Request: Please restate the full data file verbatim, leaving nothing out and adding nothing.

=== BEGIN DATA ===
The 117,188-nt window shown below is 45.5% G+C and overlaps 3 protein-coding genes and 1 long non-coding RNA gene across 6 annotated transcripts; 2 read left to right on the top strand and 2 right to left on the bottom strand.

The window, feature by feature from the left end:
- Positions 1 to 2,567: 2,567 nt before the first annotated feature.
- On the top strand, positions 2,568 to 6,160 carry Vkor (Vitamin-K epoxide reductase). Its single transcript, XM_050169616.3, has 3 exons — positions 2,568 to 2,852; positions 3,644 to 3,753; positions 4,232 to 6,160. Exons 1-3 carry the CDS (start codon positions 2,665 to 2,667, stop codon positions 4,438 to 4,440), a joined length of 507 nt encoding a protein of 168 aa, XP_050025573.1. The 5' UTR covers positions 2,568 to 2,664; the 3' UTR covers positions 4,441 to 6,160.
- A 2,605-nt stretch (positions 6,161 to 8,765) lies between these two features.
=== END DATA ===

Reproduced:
The 117,188-nt window shown below is 45.5% G+C and overlaps 3 protein-coding genes and 1 long non-coding RNA gene across 6 annotated transcripts; 2 read left to right on the top strand and 2 right to left on the bottom strand.

The window, feature by feature from the left end:
- Positions 1 to 2,567: 2,567 nt before the first annotated feature.
- On the top strand, positions 2,568 to 6,160 carry Vkor (Vitamin-K epoxide reductase). Its single transcript, XM_050169616.3, has 3 exons — positions 2,568 to 2,852; positions 3,644 to 3,753; positions 4,232 to 6,160. Exons 1-3 carry the CDS (start codon positions 2,665 to 2,667, stop codon positions 4,438 to 4,440), a joined length of 507 nt encoding a protein of 168 aa, XP_050025573.1. The 5' UTR covers positions 2,568 to 2,664; the 3' UTR covers positions 4,441 to 6,160.
- A 2,605-nt stretch (positions 6,161 to 8,765) lies between these two features.